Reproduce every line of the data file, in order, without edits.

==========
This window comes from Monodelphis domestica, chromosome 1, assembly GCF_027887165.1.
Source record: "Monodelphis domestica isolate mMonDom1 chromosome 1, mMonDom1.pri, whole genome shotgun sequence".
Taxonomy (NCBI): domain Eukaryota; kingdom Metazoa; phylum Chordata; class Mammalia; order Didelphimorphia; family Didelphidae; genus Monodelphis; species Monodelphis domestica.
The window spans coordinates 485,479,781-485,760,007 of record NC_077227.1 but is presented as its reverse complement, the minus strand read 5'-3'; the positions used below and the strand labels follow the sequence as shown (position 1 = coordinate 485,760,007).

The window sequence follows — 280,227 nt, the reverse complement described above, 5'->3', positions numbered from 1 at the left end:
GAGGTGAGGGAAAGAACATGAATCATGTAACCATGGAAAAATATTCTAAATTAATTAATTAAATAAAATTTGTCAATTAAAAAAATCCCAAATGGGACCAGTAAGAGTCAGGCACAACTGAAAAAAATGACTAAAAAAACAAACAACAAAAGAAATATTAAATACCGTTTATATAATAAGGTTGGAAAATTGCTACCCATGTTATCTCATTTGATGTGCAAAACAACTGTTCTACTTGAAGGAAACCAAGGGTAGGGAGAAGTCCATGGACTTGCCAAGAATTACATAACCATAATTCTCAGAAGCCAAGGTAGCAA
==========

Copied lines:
This window comes from Monodelphis domestica, chromosome 1, assembly GCF_027887165.1.
Source record: "Monodelphis domestica isolate mMonDom1 chromosome 1, mMonDom1.pri, whole genome shotgun sequence".
Taxonomy (NCBI): domain Eukaryota; kingdom Metazoa; phylum Chordata; class Mammalia; order Didelphimorphia; family Didelphidae; genus Monodelphis; species Monodelphis domestica.
The window spans coordinates 485,479,781-485,760,007 of record NC_077227.1 but is presented as its reverse complement, the minus strand read 5'-3'; the positions used below and the strand labels follow the sequence as shown (position 1 = coordinate 485,760,007).

The window sequence follows — 280,227 nt, the reverse complement described above, 5'->3', positions numbered from 1 at the left end:
GAGGTGAGGGAAAGAACATGAATCATGTAACCATGGAAAAATATTCTAAATTAATTAATTAAATAAAATTTGTCAATTAAAAAAATCCCAAATGGGACCAGTAAGAGTCAGGCACAACTGAAAAAAATGACTAAAAAAACAAACAACAAAAGAAATATTAAATACCGTTTATATAATAAGGTTGGAAAATTGCTACCCATGTTATCTCATTTGATGTGCAAAACAACTGTTCTACTTGAAGGAAACCAAGGGTAGGGAGAAGTCCATGGACTTGCCAAGAATTACATAACCATAATTCTCAGAAGCCAAGGTAGCAA